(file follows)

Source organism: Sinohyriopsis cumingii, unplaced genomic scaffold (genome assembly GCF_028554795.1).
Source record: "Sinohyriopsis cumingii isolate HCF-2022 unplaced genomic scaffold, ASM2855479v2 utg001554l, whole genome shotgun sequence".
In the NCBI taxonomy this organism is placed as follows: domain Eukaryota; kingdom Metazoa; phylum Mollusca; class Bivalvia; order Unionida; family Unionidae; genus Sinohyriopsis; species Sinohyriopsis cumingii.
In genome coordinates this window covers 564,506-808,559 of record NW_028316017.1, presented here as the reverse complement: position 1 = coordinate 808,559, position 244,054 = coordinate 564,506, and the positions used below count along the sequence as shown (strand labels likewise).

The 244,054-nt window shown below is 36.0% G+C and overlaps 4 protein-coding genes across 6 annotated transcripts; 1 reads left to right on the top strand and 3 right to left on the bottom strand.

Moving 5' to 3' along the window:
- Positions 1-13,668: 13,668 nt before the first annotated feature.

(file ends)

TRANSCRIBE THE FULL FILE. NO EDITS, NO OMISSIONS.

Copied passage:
Source organism: Sinohyriopsis cumingii, unplaced genomic scaffold (genome assembly GCF_028554795.1).
Source record: "Sinohyriopsis cumingii isolate HCF-2022 unplaced genomic scaffold, ASM2855479v2 utg001554l, whole genome shotgun sequence".
In the NCBI taxonomy this organism is placed as follows: domain Eukaryota; kingdom Metazoa; phylum Mollusca; class Bivalvia; order Unionida; family Unionidae; genus Sinohyriopsis; species Sinohyriopsis cumingii.
In genome coordinates this window covers 564,506-808,559 of record NW_028316017.1, presented here as the reverse complement: position 1 = coordinate 808,559, position 244,054 = coordinate 564,506, and the positions used below count along the sequence as shown (strand labels likewise).

The 244,054-nt window shown below is 36.0% G+C and overlaps 4 protein-coding genes across 6 annotated transcripts; 1 reads left to right on the top strand and 3 right to left on the bottom strand.

Moving 5' to 3' along the window:
- Positions 1-13,668: 13,668 nt before the first annotated feature.